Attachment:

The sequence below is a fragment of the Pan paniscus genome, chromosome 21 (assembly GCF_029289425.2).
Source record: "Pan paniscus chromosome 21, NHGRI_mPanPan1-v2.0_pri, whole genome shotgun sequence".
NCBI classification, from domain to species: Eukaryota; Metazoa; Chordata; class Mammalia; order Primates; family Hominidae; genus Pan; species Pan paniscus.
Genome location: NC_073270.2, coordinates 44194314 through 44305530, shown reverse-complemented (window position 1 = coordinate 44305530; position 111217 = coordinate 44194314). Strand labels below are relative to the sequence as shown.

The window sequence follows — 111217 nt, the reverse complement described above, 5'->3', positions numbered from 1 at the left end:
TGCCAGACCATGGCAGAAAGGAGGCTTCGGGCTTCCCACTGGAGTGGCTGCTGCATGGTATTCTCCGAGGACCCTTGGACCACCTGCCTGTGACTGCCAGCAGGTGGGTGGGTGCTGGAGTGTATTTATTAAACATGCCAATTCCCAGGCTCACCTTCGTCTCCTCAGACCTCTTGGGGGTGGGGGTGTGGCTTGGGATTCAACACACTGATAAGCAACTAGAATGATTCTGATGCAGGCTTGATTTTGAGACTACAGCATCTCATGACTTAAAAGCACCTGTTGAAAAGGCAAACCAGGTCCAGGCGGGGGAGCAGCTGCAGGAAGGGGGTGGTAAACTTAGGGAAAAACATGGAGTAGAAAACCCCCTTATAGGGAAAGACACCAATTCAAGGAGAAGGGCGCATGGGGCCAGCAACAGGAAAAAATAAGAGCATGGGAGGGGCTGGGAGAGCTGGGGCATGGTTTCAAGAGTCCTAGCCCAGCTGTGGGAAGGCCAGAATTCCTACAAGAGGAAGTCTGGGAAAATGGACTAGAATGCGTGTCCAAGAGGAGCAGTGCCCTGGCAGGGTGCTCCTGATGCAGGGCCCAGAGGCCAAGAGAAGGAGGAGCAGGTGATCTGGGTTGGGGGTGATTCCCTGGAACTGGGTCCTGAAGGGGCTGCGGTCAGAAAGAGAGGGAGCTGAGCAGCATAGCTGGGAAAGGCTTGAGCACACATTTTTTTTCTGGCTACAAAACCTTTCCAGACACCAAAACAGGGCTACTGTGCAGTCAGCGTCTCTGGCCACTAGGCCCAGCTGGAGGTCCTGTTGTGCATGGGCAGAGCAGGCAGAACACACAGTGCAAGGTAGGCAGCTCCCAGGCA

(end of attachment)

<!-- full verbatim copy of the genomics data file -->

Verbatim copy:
The sequence below is a fragment of the Pan paniscus genome, chromosome 21 (assembly GCF_029289425.2).
Source record: "Pan paniscus chromosome 21, NHGRI_mPanPan1-v2.0_pri, whole genome shotgun sequence".
NCBI classification, from domain to species: Eukaryota; Metazoa; Chordata; class Mammalia; order Primates; family Hominidae; genus Pan; species Pan paniscus.
Genome location: NC_073270.2, coordinates 44194314 through 44305530, shown reverse-complemented (window position 1 = coordinate 44305530; position 111217 = coordinate 44194314). Strand labels below are relative to the sequence as shown.

The window sequence follows — 111217 nt, the reverse complement described above, 5'->3', positions numbered from 1 at the left end:
TGCCAGACCATGGCAGAAAGGAGGCTTCGGGCTTCCCACTGGAGTGGCTGCTGCATGGTATTCTCCGAGGACCCTTGGACCACCTGCCTGTGACTGCCAGCAGGTGGGTGGGTGCTGGAGTGTATTTATTAAACATGCCAATTCCCAGGCTCACCTTCGTCTCCTCAGACCTCTTGGGGGTGGGGGTGTGGCTTGGGATTCAACACACTGATAAGCAACTAGAATGATTCTGATGCAGGCTTGATTTTGAGACTACAGCATCTCATGACTTAAAAGCACCTGTTGAAAAGGCAAACCAGGTCCAGGCGGGGGAGCAGCTGCAGGAAGGGGGTGGTAAACTTAGGGAAAAACATGGAGTAGAAAACCCCCTTATAGGGAAAGACACCAATTCAAGGAGAAGGGCGCATGGGGCCAGCAACAGGAAAAAATAAGAGCATGGGAGGGGCTGGGAGAGCTGGGGCATGGTTTCAAGAGTCCTAGCCCAGCTGTGGGAAGGCCAGAATTCCTACAAGAGGAAGTCTGGGAAAATGGACTAGAATGCGTGTCCAAGAGGAGCAGTGCCCTGGCAGGGTGCTCCTGATGCAGGGCCCAGAGGCCAAGAGAAGGAGGAGCAGGTGATCTGGGTTGGGGGTGATTCCCTGGAACTGGGTCCTGAAGGGGCTGCGGTCAGAAAGAGAGGGAGCTGAGCAGCATAGCTGGGAAAGGCTTGAGCACACATTTTTTTTCTGGCTACAAAACCTTTCCAGACACCAAAACAGGGCTACTGTGCAGTCAGCGTCTCTGGCCACTAGGCCCAGCTGGAGGTCCTGTTGTGCATGGGCAGAGCAGGCAGAACACACAGTGCAAGGTAGGCAGCTCCCAGGCA